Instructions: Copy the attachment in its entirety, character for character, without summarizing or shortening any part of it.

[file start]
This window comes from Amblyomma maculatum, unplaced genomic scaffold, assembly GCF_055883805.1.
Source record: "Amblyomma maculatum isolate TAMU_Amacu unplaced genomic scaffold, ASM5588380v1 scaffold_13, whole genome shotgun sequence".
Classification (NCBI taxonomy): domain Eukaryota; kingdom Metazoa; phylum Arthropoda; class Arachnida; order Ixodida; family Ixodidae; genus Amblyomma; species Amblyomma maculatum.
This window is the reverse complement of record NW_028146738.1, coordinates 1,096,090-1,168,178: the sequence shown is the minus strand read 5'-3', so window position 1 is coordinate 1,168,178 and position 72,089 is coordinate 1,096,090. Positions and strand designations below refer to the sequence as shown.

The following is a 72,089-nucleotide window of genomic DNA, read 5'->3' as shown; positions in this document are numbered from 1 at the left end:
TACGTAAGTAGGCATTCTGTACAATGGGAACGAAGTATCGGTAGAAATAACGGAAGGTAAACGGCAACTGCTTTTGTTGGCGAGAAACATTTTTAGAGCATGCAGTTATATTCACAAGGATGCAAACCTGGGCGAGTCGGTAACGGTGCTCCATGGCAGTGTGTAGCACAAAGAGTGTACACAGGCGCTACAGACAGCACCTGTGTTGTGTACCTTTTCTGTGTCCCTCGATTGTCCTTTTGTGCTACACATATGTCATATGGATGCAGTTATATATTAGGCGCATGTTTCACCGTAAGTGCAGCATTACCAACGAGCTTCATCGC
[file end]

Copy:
This window comes from Amblyomma maculatum, unplaced genomic scaffold, assembly GCF_055883805.1.
Source record: "Amblyomma maculatum isolate TAMU_Amacu unplaced genomic scaffold, ASM5588380v1 scaffold_13, whole genome shotgun sequence".
Classification (NCBI taxonomy): domain Eukaryota; kingdom Metazoa; phylum Arthropoda; class Arachnida; order Ixodida; family Ixodidae; genus Amblyomma; species Amblyomma maculatum.
This window is the reverse complement of record NW_028146738.1, coordinates 1,096,090-1,168,178: the sequence shown is the minus strand read 5'-3', so window position 1 is coordinate 1,168,178 and position 72,089 is coordinate 1,096,090. Positions and strand designations below refer to the sequence as shown.

The following is a 72,089-nucleotide window of genomic DNA, read 5'->3' as shown; positions in this document are numbered from 1 at the left end:
TACGTAAGTAGGCATTCTGTACAATGGGAACGAAGTATCGGTAGAAATAACGGAAGGTAAACGGCAACTGCTTTTGTTGGCGAGAAACATTTTTAGAGCATGCAGTTATATTCACAAGGATGCAAACCTGGGCGAGTCGGTAACGGTGCTCCATGGCAGTGTGTAGCACAAAGAGTGTACACAGGCGCTACAGACAGCACCTGTGTTGTGTACCTTTTCTGTGTCCCTCGATTGTCCTTTTGTGCTACACATATGTCATATGGATGCAGTTATATATTAGGCGCATGTTTCACCGTAAGTGCAGCATTACCAACGAGCTTCATCGC